BUNDABERG'S top traffic cop has defended the actions of his fellow colleagues in blue who are facing harsh criticism following the introduction of new laws targeting criminal motorcycle gangs.
Queensland Police Union Bundaberg representative Sergeant Marty Arnold said there had been plenty of publicity and incorrect information circulating around in social and public media.
"Much of which is either exaggerated or incorrect and, unfortunately for us in the Police Service, we are restricted to very tight release of information on policies and can't defend ourselves as often as we would like," he said.
"These new laws were introduced as the overwhelming majority of the public wanted action about the increasing violence and disregard for law and safety by criminal motorcycle gangs."
Do you agree with Sgt Arnold?
This poll ended on 17 January 2015.
I don't believe a word he's saying - 57%
He means well, but he's just not right - 18%
He's spot on, 100% correct - 22%
He's changed how I see the new VLAD laws - 1%
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"Many normal bike riders are pulled over every day, as we have done since the dawn of time, but not because of this legislation but because they were speeding or, as a disturbingly high percentage of motorcycle riders do, try to evade police," he said.
"The new laws only apply to legislated and designated bikie gangs such as The Rebels or Mongols - not your local social riding club.
"Unfortunately we don't have crystal balls, so as most criminal bikies wear black outfits with patches riding Harleys we intercept these types of vehicle because if it walks like a duck, quacks like a duck, then it's probably a duck unless we check it out and determine otherwise."
Sgt Arnold said these checks were not designed to harass members of the public; rather to ensure the intent of the legislation that aimed to "crush these lawless gangs" was achieved.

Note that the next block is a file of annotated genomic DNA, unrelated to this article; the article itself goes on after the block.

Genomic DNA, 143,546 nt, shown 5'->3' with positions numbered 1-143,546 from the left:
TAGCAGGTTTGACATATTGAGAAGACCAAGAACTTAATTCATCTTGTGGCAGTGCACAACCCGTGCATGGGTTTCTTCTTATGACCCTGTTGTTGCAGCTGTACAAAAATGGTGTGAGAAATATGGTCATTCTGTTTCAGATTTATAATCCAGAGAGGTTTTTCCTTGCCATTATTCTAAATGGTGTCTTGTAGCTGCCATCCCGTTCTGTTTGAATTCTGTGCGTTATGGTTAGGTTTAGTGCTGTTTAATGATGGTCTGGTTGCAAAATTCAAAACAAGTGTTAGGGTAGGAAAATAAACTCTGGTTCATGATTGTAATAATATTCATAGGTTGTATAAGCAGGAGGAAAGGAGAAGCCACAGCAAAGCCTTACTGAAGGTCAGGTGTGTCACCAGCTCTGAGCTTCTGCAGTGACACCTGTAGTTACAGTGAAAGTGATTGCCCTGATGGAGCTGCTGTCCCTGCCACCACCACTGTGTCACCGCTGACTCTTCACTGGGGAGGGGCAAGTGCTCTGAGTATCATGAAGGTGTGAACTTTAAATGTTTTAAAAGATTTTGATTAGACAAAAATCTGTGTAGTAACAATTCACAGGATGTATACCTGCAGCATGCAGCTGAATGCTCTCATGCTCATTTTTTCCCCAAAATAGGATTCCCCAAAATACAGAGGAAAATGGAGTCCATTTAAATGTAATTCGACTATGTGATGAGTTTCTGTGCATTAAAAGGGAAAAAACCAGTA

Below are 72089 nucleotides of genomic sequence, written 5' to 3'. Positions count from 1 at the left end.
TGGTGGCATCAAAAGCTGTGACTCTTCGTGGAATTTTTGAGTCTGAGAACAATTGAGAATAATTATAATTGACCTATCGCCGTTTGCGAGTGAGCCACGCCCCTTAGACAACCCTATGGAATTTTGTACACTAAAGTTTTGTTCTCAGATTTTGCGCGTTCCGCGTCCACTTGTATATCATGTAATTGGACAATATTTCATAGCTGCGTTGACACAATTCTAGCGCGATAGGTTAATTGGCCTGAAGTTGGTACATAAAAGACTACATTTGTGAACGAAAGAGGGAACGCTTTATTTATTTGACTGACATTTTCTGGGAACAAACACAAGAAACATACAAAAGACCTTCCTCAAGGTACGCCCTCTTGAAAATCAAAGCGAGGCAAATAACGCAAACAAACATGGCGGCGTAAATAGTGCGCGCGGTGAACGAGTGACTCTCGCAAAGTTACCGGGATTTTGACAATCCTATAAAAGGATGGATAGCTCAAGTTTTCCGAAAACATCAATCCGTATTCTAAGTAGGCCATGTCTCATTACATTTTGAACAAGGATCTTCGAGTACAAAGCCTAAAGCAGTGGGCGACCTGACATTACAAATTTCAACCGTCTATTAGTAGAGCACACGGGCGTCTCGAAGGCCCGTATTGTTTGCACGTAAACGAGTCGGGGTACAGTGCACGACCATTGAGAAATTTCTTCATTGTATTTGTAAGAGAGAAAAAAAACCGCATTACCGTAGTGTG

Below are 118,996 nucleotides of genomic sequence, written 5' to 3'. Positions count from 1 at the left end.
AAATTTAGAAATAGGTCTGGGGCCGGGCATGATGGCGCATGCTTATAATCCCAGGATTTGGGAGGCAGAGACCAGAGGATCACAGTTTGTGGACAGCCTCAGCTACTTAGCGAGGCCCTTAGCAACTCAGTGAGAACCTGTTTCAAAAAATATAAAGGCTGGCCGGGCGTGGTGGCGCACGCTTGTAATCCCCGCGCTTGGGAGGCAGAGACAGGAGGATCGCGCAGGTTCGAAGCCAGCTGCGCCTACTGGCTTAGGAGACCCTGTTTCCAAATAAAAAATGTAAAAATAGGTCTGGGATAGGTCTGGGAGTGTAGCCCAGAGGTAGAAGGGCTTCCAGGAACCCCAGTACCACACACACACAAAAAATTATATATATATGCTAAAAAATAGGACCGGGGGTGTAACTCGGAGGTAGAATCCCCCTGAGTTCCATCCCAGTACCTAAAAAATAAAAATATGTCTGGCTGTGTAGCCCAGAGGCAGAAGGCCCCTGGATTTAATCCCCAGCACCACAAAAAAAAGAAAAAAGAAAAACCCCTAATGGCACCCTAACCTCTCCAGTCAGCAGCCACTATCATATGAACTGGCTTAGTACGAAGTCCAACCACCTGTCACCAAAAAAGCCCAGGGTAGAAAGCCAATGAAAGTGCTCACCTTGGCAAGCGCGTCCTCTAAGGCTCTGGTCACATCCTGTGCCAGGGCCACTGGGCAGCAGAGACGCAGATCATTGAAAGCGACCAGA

"I can just hear the conspiracy theorists rolling their eyes as they jump on to their computers to write some uninformed letter to the editor, but I can assure you we have nothing to hide and do the best job we can under sometimes very dangerous circumstances," he said.
"If you doubt this, feel free to come for a ride with me one Friday night and be the first to jump out of the police car at the next stabbing or drunken assault."
Sgt Arnold highlighted two particular cases that seem to have started a lot of debate and made policeman look like the villains - the motorist who got a ticket for doing 61km/h in a 60km/h zone and the motorcyclist who got a ticket for stretching his legs off the footrests while riding.
"I know the real story behind those incidents and on both occasions the drivers were intercepted for more serious offences but given those minor tickets as a show of good faith and warned regarding the more serious offence only to have it come back and slap us in the face," he said.
"All too often you see a photo or video of a police officer doing something that appears inappropriate, but it's convenient you never see what happens just before that."
"We have a saying in the police: If you don't like the police then the next time you're afraid or in trouble, call a drug dealer."